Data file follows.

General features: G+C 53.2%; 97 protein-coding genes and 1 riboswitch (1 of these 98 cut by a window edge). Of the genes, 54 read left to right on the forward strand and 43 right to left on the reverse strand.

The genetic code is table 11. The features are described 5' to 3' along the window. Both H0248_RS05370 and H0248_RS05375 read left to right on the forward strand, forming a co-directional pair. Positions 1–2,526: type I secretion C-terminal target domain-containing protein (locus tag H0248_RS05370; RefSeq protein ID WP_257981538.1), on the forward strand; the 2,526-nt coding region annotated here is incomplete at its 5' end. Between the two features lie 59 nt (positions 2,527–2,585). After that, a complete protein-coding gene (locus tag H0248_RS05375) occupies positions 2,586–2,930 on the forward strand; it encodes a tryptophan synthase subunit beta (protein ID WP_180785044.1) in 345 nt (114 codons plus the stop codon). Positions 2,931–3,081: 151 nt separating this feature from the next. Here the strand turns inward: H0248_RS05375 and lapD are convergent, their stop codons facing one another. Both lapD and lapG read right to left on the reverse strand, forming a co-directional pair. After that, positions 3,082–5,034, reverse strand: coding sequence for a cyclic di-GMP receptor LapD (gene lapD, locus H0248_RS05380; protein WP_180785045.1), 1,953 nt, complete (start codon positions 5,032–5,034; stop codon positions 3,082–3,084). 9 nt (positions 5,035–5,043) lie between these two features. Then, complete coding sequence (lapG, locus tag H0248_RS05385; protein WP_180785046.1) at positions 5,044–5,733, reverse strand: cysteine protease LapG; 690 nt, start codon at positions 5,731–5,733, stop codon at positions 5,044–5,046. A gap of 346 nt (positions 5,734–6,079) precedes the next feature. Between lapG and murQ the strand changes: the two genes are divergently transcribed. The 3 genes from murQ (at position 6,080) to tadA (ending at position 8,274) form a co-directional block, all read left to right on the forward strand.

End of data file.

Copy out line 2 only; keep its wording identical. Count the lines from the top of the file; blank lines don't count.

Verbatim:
The genetic code is table 11. The features are described 5' to 3' along the window. Both H0248_RS05370 and H0248_RS05375 read left to right on the forward strand, forming a co-directional pair. Positions 1–2,526: type I secretion C-terminal target domain-containing protein (locus tag H0248_RS05370; RefSeq protein ID WP_257981538.1), on the forward strand; the 2,526-nt coding region annotated here is incomplete at its 5' end. Between the two features lie 59 nt (positions 2,527–2,585). After that, a complete protein-coding gene (locus tag H0248_RS05375) occupies positions 2,586–2,930 on the forward strand; it encodes a tryptophan synthase subunit beta (protein ID WP_180785044.1) in 345 nt (114 codons plus the stop codon). Positions 2,931–3,081: 151 nt separating this feature from the next. Here the strand turns inward: H0248_RS05375 and lapD are convergent, their stop codons facing one another. Both lapD and lapG read right to left on the reverse strand, forming a co-directional pair. After that, positions 3,082–5,034, reverse strand: coding sequence for a cyclic di-GMP receptor LapD (gene lapD, locus H0248_RS05380; protein WP_180785045.1), 1,953 nt, complete (start codon positions 5,032–5,034; stop codon positions 3,082–3,084). 9 nt (positions 5,035–5,043) lie between these two features. Then, complete coding sequence (lapG, locus tag H0248_RS05385; protein WP_180785046.1) at positions 5,044–5,733, reverse strand: cysteine protease LapG; 690 nt, start codon at positions 5,731–5,733, stop codon at positions 5,044–5,046. A gap of 346 nt (positions 5,734–6,079) precedes the next feature. Between lapG and murQ the strand changes: the two genes are divergently transcribed. The 3 genes from murQ (at position 6,080) to tadA (ending at position 8,274) form a co-directional block, all read left to right on the forward strand.